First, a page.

Manipur lies in the far northeastern corner of India, bordering Burma. The name Manipur means "jeweled land". Dancing in Manipur is a form of community worship that enhances a close relationship between man and his Creator. A dancer's performance is considered an act of devotion, while the spectators, by identifying themselves with the dancers, feel that they too are privileged to serve the Lord.

The graceful, fluid movements of the body distinguish Manipur dance. The style is one of subdued eloquence. Facial expression is subtle. The ankle bells used in most other Indian classical dance forms are not worn in Manipuri because rhythmic accents are frequently expressed with the body, such as a bend of the knee, rather than always with the foot.

Ras Leela - The eighteenth century brought Hindu Vaisnavite missionaries from Bengal into the Manipur valley. Out of this devotion to Krishna several dance forms arose, Ras Leela being one of the most developed. Each Ras Leela centers on a particular incident in the life of Krishna and his favorite milkmaid, Radha.

Lai Haroba - Lai Haroba is the most important pre-Hindu ritual festival of Manipur. Lai Haroba means entertainment of the gods. There are nearly 400 shrines of different animistic deities and this festival, held in their honor, lasts from a week to a fortnight each spring with the advent of monsoons. The rituals of the Lai Haroba are conducted by the Maibis, priestess-oracles. Maibis are chosen by fate when they exhibit certain psychic signs and fall into trances. Though they may be men or women, they dress as women when they become Maibis. They are then trained in the dances and rituals of the Lai Haroba Festival and learn to prophesy the future through trances. Each evening of this festival begins with several hours of ritual dances by the Maibis, followed by dances offered by other members of the Meitei or Manipuri community. 

Kartal Cholom - Eighteenth century Vaisnavism fostered the development of a unique form of Sankirtan in Manipur that expanded to include Cholom dance. Cholom is performed with large cymbals, Kartal, pung drum and song. It is performed as part of all ceremonies and religious festivals in Manipur. While executing various graceful and powerful body movements, the dancer plays the Kartal with intricate rhythms and cross rhythms. 

Tang-Ta - Manipuri martial arts with swords and spears, is a strong yet gracefully sophisticated art.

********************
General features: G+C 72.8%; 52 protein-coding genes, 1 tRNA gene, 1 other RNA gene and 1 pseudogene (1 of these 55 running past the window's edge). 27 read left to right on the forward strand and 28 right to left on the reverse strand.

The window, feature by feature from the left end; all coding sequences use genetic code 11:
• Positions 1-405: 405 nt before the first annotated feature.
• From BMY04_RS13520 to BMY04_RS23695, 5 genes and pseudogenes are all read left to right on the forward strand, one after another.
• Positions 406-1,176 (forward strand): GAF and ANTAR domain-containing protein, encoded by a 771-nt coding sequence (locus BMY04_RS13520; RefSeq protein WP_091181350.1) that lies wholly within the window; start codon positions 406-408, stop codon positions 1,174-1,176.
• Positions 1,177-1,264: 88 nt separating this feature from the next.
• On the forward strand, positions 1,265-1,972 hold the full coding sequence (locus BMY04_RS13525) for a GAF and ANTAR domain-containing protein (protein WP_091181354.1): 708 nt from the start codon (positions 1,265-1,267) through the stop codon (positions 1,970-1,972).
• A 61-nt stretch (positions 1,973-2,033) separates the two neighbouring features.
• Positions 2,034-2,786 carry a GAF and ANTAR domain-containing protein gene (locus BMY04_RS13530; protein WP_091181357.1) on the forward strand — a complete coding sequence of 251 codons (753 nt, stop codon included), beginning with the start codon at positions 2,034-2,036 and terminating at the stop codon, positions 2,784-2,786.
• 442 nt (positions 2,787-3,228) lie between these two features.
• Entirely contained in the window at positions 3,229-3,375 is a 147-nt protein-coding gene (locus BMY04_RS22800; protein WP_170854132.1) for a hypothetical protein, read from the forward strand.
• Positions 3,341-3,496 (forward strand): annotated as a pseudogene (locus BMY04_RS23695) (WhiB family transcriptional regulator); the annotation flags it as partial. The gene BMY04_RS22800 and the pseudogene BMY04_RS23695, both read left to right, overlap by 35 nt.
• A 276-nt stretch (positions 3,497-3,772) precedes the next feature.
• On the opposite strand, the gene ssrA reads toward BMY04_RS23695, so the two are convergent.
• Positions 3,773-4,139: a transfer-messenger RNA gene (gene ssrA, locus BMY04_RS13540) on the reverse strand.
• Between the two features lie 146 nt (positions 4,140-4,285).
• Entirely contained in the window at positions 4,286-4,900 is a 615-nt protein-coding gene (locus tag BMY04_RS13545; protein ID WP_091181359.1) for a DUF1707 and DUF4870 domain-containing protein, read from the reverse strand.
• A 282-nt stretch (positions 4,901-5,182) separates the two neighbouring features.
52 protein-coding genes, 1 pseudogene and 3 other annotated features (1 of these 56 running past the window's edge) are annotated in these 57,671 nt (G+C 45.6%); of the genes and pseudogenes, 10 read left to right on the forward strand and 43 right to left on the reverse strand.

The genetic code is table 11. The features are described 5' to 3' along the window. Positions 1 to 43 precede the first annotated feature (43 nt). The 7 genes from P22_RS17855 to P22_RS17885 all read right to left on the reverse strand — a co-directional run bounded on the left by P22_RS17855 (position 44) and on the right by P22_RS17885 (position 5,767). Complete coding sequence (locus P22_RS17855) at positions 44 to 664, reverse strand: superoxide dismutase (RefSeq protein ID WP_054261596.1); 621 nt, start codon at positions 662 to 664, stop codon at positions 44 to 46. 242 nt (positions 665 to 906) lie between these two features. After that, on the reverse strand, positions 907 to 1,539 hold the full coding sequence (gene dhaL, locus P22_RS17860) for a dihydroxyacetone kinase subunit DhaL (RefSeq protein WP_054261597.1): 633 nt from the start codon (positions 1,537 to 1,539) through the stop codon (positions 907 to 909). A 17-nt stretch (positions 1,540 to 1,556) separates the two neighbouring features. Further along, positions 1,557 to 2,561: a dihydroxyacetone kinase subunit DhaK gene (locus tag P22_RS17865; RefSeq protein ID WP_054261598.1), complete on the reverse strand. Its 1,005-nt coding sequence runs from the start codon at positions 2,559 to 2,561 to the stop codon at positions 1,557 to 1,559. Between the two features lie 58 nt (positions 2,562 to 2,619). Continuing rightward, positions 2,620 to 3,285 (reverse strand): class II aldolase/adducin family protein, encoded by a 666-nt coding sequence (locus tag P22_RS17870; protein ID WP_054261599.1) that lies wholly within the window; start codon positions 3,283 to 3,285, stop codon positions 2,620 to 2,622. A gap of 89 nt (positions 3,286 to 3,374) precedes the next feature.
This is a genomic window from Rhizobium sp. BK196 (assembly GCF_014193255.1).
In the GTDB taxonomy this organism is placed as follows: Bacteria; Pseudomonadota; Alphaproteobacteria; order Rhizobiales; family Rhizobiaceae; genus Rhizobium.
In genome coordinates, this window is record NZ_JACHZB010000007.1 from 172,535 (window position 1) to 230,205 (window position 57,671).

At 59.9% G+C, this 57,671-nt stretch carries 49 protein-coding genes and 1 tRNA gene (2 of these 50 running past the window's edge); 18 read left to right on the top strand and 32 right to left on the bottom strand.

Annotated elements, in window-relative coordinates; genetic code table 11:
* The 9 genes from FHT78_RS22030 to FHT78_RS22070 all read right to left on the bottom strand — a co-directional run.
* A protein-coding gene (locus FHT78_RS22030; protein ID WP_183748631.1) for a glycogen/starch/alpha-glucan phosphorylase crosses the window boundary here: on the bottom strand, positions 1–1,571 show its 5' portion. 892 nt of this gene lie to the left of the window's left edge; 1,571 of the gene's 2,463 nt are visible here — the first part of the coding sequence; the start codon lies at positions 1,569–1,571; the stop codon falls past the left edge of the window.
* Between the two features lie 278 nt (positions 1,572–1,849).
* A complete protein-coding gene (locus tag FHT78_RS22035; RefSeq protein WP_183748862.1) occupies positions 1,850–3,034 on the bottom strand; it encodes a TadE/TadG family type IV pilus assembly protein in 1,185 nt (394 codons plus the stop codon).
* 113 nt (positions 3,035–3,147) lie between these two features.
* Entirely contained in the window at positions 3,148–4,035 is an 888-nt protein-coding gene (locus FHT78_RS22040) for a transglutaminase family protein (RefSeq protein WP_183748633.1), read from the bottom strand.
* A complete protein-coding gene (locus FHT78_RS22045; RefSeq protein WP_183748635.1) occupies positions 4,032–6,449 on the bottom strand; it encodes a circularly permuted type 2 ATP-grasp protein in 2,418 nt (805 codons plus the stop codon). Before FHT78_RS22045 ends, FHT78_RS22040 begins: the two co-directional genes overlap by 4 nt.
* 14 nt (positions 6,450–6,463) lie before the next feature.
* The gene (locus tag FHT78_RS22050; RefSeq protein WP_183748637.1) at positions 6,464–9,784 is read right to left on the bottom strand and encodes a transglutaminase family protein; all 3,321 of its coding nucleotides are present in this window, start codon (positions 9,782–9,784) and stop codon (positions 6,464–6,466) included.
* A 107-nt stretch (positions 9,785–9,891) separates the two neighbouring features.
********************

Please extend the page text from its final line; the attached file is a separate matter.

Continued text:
Guru Singhajit Singh hails from the royal family of Manipur and directed the Triveni Kala Sangam, New Delhi Manipuri Ballet for three decades.  A versatile and dynamic performer, teacher, choreographer and scholar, he is considered the father of modern Manipuri ballet.  Sharon’s main study of Manipuri was with Guru Singhajit Singh between 1973-82 and briefly in 1989.

Late Ranjani Maibi, was a highly respected Maibi priestess of the shamanistic Lai Haroba Jagoi tradition and head of the Lai Haroba Department at the Jawaharlal Nehru  Manipur State Dance Academy in Imphal, Manipur.  Sharon had the opportunity to study Maibi Jagoi with her in Manipur in 1974 and 1976.

Late Guru Thangjam Chaoba Singh was head of the Department of Kartal Cholom, Jawaharlal Nehru  Manipur State Dance Academy.  Sharon had the pleasure of studying under this brilliant performer, teacher and choreographer in 1974 and 1976 when he organized her performance of Kartal Cholom at the Academy to demonstrate the possibility of adding Cholom to the curriculum for female students.

Late Shrimati Minati Basu Roy trained and performed extensively in Calcutta and Santiniketan as part of the Basu sisters Troupe in post independence days.  Minati Roy did post graduate study at the University of Michigan, Ann Arbor, Michigan and later headed the South Asian Languages program for the U S State Department in Washington DC.  From 1969-72, Sharon learned Manipuri from Shrimati Minati Roy and also performed and taught Manipuri for Indian community and university functions in Ann Arbor.